“Our agency’s specialty is small business,” he explains. “We do a lot of mom and pop businesses, mostly because, when we opened, we didn’t quite connect with the personal lines customer. We write a lot of new startup companies; we’ve seen some grow, we’ve seen some fail. Our agency’s growth originally was based on referrals and direct mailings; now it’s the Internet and referrals. That’s Dopazo & Associates in a nutshell.”

“Volunteering is at the heart of everything I do personally. I embed that environment into the office and encourage others to do the same in their personal lives.”
—Alex Dopazo
Partner and Vice President
Dopazo & Associates

LAAIA and the Big “I”

With a Cuban heritage, Dopazo soon found himself volunteering with the Latin American Association of Insurance Agencies (LAAIA), even winning its Insurance Man of the Year award in 2016. LAAIA is a Florida-based organization, but is in the process of expanding and plans to open a chapter in the Washington, D.C. area.

“The LAAIA is a very grassroots organization,” Dopazo explains. “It’s all volunteer led. They have one staff employee, who’s basically the ringleader of the circus, as I like to say. I served on their board for eight years, and served in probably every position during those eight years, including president in 2013-2014.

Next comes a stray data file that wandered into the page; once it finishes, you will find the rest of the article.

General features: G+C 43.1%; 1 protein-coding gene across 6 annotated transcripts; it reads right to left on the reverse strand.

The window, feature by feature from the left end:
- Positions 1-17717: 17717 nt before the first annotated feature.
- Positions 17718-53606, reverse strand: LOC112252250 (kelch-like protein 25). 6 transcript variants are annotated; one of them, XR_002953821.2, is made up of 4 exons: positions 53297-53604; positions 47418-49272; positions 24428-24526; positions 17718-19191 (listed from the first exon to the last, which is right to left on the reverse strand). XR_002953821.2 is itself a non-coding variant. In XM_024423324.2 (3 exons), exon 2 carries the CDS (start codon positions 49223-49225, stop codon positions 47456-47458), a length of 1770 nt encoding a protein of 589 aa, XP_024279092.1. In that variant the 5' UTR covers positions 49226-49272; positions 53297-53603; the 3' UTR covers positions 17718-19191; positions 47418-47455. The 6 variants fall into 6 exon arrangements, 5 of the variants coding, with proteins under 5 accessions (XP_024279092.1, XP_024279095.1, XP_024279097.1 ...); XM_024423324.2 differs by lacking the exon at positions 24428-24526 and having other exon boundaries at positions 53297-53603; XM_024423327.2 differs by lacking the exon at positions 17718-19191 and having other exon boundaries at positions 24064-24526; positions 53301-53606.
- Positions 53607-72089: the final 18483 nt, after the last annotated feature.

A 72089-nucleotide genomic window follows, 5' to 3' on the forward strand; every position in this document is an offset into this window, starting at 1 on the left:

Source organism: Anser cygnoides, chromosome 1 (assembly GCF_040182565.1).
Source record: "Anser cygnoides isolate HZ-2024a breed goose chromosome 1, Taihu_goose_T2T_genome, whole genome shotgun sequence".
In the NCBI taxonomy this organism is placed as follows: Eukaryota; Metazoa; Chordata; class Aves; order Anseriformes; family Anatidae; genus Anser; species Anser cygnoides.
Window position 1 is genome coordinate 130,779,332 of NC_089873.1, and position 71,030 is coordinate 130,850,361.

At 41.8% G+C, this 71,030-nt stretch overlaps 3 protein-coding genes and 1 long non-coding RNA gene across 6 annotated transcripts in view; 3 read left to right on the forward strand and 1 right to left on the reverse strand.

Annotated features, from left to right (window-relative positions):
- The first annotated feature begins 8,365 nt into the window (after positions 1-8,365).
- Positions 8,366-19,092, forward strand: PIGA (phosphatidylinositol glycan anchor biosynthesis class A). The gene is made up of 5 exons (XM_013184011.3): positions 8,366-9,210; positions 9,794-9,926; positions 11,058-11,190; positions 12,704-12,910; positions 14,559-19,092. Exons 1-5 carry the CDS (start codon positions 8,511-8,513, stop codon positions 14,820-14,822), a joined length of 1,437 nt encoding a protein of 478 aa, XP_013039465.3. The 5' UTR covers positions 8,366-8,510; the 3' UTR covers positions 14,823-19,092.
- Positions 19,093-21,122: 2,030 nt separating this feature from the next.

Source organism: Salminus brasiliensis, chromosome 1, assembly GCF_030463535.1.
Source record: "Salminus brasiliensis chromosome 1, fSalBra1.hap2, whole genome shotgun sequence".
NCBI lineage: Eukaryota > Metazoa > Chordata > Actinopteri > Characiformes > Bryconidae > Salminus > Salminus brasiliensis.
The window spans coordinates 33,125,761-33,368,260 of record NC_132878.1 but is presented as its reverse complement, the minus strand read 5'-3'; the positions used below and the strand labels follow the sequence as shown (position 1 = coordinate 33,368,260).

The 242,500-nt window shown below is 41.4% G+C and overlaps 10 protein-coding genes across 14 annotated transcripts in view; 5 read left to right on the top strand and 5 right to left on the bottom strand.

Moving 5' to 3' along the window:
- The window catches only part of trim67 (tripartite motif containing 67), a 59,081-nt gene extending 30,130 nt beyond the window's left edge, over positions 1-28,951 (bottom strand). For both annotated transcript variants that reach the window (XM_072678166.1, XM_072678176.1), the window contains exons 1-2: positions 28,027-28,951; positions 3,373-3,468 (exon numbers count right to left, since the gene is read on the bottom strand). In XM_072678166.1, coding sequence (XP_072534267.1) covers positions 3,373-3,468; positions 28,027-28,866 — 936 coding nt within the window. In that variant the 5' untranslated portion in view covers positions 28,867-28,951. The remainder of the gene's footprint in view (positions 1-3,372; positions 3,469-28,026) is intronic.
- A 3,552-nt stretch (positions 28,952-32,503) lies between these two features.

“My duties ranged from speaking engagements to creating and collecting for fundraisers, in which the organization’s charity is Holtz Children’s Hospital in Miami-Dade County. I’d attend meet-and-greets at networking events to generate interest in our industry and I’d do the grilling at picnics and cookout days.

“Every organization, whether it’s for-profit or nonprofit, is a business,” he says. “I work on the day-to-day operations, budgeting, event contracts, finding sponsorship for our annual convention, and talking to the fire marshal about it. I also work with students in the area to generate interest.”

Dopazo also worked a phone bank for a local television station in Spanish—he’s bilingual—to help provide insurance information to consumers.